Managing Stress in Recovery from Addiction
For most people, stress is a daily part of life. Work, relationships, finances, and random events in life can all contribute to a person’s stress level.
While everyone experiences some level of stress on almost a daily basis, the way they cope with it can determine how impactful it can be on the quality of a person’s life.
Stress on its own is known to negatively impact physical and mental health, but for some, the consequences of stress are worsened by the introduction of substances. Addiction and stress often accompany one another. After a long, stressful day, many people want to simply unwind and relax. In some cases, the only way a person knows how to do this is through the use of drugs or alcohol. Substances provide an escape from everyday life that allow a person to temporarily avoid worry, but over time, these behaviors can worsen a person’s life and take a toll on their overall wellbeing.
Stress and Addiction
Stress can produce numerous reactions in the body.
Most commonly, a person experiencing stress may exhibit:
- Low energy
- Loss of sexual desire
- Rapid heartbeat
- Chest pain
- Upset stomach
- Frequent illness
Chronic stress can place a great deal of weight on a person. It can make every day a struggle and can fill a person with a constant state of dread. Without healthy outlets or proper coping mechanisms, many turn to anything that will provide them with temporary relief. Substances such as alcohol, hallucinogens, opiates, and tranquilizers are commonly misused to reduce discomfort. Instead, it temporarily replaces negative feelings with a euphoric feeling. Treatment for stress addiction comes from professionals and new coping skills rather than substance use or abuse.
Although these substances may provide temporary relief from feeling overwhelmed or uncomfortable, in the long run, it can prove to be incredibly damaging. Because stress is unavoidable, it is important to help those with a stress-related addiction find ways to cope with it in a healthy way. Stress will always serve as a triggering feeling and often contributes to relapse. Finding healthy outlets can improve recovery outcomes and equip a person with the tools needed to manage stress effectively.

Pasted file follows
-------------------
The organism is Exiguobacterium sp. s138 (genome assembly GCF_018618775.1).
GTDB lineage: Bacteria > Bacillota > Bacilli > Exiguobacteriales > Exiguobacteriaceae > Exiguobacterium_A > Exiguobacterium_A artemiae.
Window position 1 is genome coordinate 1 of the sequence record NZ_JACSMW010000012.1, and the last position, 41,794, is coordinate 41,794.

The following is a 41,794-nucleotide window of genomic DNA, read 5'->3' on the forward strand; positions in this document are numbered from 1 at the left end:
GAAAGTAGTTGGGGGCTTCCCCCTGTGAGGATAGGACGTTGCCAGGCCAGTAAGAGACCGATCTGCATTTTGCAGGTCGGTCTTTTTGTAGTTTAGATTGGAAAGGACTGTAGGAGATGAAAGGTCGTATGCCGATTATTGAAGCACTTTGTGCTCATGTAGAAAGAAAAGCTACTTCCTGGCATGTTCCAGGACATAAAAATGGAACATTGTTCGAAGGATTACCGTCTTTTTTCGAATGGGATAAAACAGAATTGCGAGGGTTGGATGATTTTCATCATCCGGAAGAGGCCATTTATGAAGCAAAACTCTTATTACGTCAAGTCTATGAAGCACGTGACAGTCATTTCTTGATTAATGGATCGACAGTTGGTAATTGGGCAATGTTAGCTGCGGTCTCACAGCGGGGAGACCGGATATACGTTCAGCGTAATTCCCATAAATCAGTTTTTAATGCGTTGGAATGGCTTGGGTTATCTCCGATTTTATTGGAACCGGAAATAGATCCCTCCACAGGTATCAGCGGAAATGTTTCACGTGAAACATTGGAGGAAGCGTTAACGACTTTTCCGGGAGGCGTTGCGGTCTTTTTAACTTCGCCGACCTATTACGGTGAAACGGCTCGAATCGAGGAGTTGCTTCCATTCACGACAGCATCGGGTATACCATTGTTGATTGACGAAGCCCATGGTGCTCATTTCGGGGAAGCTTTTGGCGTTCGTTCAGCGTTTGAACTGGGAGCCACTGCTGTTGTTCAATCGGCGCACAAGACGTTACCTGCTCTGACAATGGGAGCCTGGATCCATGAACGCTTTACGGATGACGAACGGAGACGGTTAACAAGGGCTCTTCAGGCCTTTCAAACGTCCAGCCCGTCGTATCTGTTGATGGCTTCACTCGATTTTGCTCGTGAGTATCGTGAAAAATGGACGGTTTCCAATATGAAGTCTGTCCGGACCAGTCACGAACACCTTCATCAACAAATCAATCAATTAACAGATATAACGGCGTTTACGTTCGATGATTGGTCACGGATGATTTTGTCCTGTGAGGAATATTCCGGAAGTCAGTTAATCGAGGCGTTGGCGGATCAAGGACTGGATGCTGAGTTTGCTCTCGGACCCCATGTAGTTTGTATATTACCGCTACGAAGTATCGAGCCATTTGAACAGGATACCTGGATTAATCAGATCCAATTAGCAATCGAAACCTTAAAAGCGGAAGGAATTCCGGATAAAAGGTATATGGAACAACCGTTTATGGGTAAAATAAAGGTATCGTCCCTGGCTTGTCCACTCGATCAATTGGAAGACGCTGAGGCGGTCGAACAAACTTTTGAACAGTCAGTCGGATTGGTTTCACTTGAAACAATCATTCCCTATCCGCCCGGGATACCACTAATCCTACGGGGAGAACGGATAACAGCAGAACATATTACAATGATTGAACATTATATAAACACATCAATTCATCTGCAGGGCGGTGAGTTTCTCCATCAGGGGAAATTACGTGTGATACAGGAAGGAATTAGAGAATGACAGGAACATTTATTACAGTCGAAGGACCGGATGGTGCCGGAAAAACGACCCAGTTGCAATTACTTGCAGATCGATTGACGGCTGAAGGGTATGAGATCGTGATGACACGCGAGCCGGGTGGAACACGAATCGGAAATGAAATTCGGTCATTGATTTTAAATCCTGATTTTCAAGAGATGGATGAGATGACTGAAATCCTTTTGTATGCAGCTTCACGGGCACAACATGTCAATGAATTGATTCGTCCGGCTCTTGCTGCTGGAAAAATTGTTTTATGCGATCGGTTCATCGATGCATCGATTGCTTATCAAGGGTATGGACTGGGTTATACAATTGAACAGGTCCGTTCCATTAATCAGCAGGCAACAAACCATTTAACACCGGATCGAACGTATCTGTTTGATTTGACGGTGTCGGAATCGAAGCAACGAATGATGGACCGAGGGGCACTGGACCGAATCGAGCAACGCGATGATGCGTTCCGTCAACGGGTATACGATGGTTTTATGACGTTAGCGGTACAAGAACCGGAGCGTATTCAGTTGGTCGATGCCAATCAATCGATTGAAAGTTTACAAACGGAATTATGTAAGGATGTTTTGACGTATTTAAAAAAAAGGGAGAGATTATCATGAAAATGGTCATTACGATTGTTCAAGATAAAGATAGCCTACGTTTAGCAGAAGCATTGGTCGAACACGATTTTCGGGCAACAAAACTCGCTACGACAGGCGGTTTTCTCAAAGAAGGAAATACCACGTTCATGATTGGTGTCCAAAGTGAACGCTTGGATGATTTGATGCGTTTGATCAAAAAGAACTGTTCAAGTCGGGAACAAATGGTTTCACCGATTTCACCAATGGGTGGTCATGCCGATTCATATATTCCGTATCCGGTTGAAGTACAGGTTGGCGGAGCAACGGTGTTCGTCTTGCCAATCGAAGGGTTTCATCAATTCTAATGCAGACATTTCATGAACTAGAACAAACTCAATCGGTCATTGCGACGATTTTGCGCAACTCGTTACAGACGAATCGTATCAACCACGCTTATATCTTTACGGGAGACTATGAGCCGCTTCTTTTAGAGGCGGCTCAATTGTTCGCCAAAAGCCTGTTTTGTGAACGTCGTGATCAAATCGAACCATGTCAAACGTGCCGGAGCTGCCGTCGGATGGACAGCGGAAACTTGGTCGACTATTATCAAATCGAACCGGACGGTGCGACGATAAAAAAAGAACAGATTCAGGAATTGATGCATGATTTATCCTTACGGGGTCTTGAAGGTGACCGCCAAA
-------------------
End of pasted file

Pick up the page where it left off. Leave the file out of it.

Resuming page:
Treating Stress and Addiction
Stress is often a catalyst for relapse making it imperative to help those in recovery find healthy coping mechanisms.
Instead of turning to drugs or alcohol to cope with symptoms of stress, it is important to find outlets that promote better stress management to improve a person’s overall wellbeing. Some of the most effective ways to treat addiction and stress simultaneously include:
- Exercise: Exercise provides numerous benefits for those in recovery. Working out regularly can reduce levels of anxiety, boost mood, and improve a person’s quality of sleep. It also serves as a positive outlet for stress, helps reduce cravings, and diminishes the effects of withdrawal symptoms. Exercise can also improve a person’s physical appearance which can boost confidence and self-image. All of these benefits combined can help a person develop a more positive outlook and healthy habits that support sobriety.
- Behavioral therapy: Different behavior therapies can provide numerous benefits throughout recovery and in life after treatment. Therapies such as Cognitive Behavioral Therapy (CBT) are effective in helping people recognize patterns and behaviors that enable addiction. Being able to recognize these patterns and change their behaviors to support sobriety is effective in managing long-term sobriety and can be applied to other areas of life. Therapy can help many explore experiences and topics that can cause distress in a person’s life. By exploring these areas and developing healthy coping mechanisms, they are better able to manage stressors and triggers that would otherwise threaten sobriety.
- Meditation: Meditation and other mindfulness practices can lower anxiety, depression, and stress. Mindfulness exercises require a person to clear their minds and focus their energy inward. Breathing exercises are commonly used to help lower heart rate and reduce rates of anxiety. These practices are helpful in calming a person. Those who practice it frequently are better able to be faced with temptation and stressors and not succumb to it.
- Peer support: Becoming involved in groups, such as 12-step groups, can help reduce levels of stress. Many feel heightened levels of anxiety for numerous reasons. They may feel as if they are alone in their struggles; they may experience difficulty managing their own motivation and accountability, or they may struggle because they do not have outlets. Peer support can help build a sense of community that encourages people throughout recovery. Support groups can help promote accountability and provide members with an understanding group of peers to help them through troubling times. Support groups can lessen levels of stress among members simply through their ability to help people connect with others who relate to their experiences.
If you are considering treatment for yourself or a loved one, call us today.